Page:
Friday, August 25, 2017 @ 9 am Pacific, 10 am Mountain, 11 am Central, Noon Eastern
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Sugar molecules could act as a smoke screen for multiple myeloma cells, essentially hiding them from the immune system. The surface sugars, called sialic acids, can mark the cancer cells as “self” cells, giving the immune system the signal to ignore them. The glycosylation process (or the reaction when carbohydrates is attached to other molecules) is a process that produces DNA, RNA and proteins. This normal process is altered in multiple myeloma and could cause changes in cell signaling, adhesion and drug resistance. In this show we will explore how this affects multiple myeloma, how their presence can be detected and potentially treated, if food intake is related to the presence of sugar molecules and how it is tested for in myeloma.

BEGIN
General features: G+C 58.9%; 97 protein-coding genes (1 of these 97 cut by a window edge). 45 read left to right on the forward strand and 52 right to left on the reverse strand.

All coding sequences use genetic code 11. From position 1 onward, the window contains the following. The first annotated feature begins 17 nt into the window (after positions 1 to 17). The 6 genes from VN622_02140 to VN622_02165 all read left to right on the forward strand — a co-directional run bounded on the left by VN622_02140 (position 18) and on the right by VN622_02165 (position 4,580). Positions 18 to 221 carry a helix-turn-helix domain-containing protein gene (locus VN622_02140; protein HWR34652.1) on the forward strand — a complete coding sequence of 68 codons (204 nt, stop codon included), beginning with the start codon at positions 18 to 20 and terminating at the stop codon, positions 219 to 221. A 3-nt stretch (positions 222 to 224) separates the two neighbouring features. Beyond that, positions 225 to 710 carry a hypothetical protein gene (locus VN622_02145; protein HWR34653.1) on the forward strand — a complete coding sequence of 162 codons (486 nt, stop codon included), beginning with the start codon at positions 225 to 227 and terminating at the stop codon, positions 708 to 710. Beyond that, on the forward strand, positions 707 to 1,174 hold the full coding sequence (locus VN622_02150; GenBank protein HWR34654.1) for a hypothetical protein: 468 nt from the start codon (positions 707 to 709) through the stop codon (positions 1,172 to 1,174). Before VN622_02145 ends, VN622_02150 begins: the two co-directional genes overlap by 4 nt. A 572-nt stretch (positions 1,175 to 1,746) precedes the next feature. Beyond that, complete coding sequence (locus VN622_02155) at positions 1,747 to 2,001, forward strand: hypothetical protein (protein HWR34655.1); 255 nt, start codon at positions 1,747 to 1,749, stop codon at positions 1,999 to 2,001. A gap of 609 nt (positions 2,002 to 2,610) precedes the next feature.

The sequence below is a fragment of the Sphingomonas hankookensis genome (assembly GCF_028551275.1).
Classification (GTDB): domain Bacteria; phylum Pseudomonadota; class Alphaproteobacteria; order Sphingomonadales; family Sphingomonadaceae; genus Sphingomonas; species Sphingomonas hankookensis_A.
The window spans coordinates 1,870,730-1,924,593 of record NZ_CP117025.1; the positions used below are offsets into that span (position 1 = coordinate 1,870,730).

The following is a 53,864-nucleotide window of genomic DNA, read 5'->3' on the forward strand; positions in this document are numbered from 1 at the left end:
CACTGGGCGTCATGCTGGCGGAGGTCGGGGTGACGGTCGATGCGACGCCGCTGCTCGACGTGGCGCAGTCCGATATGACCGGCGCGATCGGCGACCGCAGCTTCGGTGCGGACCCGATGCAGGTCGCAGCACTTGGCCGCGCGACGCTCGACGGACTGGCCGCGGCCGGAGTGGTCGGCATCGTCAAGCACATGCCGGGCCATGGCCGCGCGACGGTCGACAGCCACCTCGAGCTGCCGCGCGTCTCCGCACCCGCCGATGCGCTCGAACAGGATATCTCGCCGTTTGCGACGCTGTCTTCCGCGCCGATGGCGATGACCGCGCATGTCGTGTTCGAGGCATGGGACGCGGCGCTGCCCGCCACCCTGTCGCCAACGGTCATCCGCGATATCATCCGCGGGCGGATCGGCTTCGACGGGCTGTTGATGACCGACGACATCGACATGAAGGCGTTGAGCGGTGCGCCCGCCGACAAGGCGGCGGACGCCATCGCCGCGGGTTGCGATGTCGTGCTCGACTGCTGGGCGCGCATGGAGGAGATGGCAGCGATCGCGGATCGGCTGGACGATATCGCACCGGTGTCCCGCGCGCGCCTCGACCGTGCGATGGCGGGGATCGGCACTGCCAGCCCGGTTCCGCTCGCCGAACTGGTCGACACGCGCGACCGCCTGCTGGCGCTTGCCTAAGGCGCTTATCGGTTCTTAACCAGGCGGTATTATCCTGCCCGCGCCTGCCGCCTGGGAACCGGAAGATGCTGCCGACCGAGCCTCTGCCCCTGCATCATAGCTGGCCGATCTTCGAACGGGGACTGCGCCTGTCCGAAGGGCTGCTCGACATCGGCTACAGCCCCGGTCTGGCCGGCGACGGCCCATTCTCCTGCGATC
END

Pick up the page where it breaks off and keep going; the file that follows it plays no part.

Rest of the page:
Dr. Michael O’Dwyer is Director of the Science Foundation Ireland/Irish Cancer Society Blood Cancer Network and Chair of Haematology/Lymphoma Subgroup, All Ireland Cooperative Oncology Research Group (ICORG). He is Professor of Hematology of NUI Galway and Visiting Scientist of the Dana Farber Cancer Institute at the Harvard Medical School. Dr. O’Dwyer has expertise in the glycosylation process as it relates to multiple myeloma. In 2015, Dr. O’Dwyer received a Clinician Scientist Award worth €1.7m from the Health Research Board to establish a translational research programme in multiple myeloma at NUI Galway. This helped lead to the Blood Cancer Network, Ireland, a Science Foundation Ireland/Irish Cancer Society funded network focusing on delivery of early phase clinical trials to blood cancer patients along with establishment of a biobank and registry.
Thanks to our episode sponsor, Takeda Oncology.